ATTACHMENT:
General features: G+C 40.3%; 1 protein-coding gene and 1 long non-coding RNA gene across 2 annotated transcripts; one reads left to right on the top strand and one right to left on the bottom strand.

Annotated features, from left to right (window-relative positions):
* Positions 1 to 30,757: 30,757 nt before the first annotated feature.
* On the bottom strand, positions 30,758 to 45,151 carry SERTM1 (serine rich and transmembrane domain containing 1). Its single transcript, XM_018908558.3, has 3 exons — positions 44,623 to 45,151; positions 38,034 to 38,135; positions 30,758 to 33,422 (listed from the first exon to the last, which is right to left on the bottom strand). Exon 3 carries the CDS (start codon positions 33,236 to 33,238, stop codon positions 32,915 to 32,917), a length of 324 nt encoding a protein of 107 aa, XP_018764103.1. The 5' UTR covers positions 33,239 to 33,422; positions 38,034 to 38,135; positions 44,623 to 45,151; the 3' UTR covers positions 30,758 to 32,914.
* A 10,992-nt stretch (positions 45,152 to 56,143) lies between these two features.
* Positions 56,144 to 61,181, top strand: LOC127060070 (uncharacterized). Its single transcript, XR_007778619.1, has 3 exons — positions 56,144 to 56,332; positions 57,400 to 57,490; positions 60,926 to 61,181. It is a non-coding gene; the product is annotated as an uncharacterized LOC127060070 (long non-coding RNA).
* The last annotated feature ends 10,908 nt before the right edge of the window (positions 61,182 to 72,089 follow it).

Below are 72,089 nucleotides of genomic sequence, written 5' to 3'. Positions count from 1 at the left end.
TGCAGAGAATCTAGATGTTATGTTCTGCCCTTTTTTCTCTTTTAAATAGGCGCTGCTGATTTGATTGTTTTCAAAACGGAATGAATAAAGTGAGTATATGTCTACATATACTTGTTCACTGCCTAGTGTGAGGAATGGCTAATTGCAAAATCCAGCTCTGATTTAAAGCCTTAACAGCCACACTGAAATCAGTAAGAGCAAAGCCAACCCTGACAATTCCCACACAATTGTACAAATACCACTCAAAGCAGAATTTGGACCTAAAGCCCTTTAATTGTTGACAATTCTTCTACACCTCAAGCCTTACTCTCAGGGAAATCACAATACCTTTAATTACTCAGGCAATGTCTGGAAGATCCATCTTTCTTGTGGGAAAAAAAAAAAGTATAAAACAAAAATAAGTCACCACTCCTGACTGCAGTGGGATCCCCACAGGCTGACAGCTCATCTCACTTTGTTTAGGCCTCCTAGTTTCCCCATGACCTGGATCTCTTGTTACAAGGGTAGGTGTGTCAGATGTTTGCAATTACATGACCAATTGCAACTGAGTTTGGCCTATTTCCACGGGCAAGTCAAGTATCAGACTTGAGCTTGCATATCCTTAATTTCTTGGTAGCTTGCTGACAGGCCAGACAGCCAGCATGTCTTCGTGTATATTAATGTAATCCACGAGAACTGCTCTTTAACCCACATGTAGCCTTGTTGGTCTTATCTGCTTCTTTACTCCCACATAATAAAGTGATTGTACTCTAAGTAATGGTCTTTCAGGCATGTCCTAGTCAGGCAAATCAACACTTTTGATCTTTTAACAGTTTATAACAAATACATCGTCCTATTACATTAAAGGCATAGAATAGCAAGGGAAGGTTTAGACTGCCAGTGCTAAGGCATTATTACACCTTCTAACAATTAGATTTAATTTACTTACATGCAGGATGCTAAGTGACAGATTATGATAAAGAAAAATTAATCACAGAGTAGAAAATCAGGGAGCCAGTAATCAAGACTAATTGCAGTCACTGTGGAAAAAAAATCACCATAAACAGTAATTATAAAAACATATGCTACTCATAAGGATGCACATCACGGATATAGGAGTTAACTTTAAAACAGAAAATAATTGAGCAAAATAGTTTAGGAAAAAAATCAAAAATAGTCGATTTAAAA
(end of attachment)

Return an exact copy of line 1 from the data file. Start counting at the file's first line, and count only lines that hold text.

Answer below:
General features: G+C 40.3%; 1 protein-coding gene and 1 long non-coding RNA gene across 2 annotated transcripts; one reads left to right on the top strand and one right to left on the bottom strand.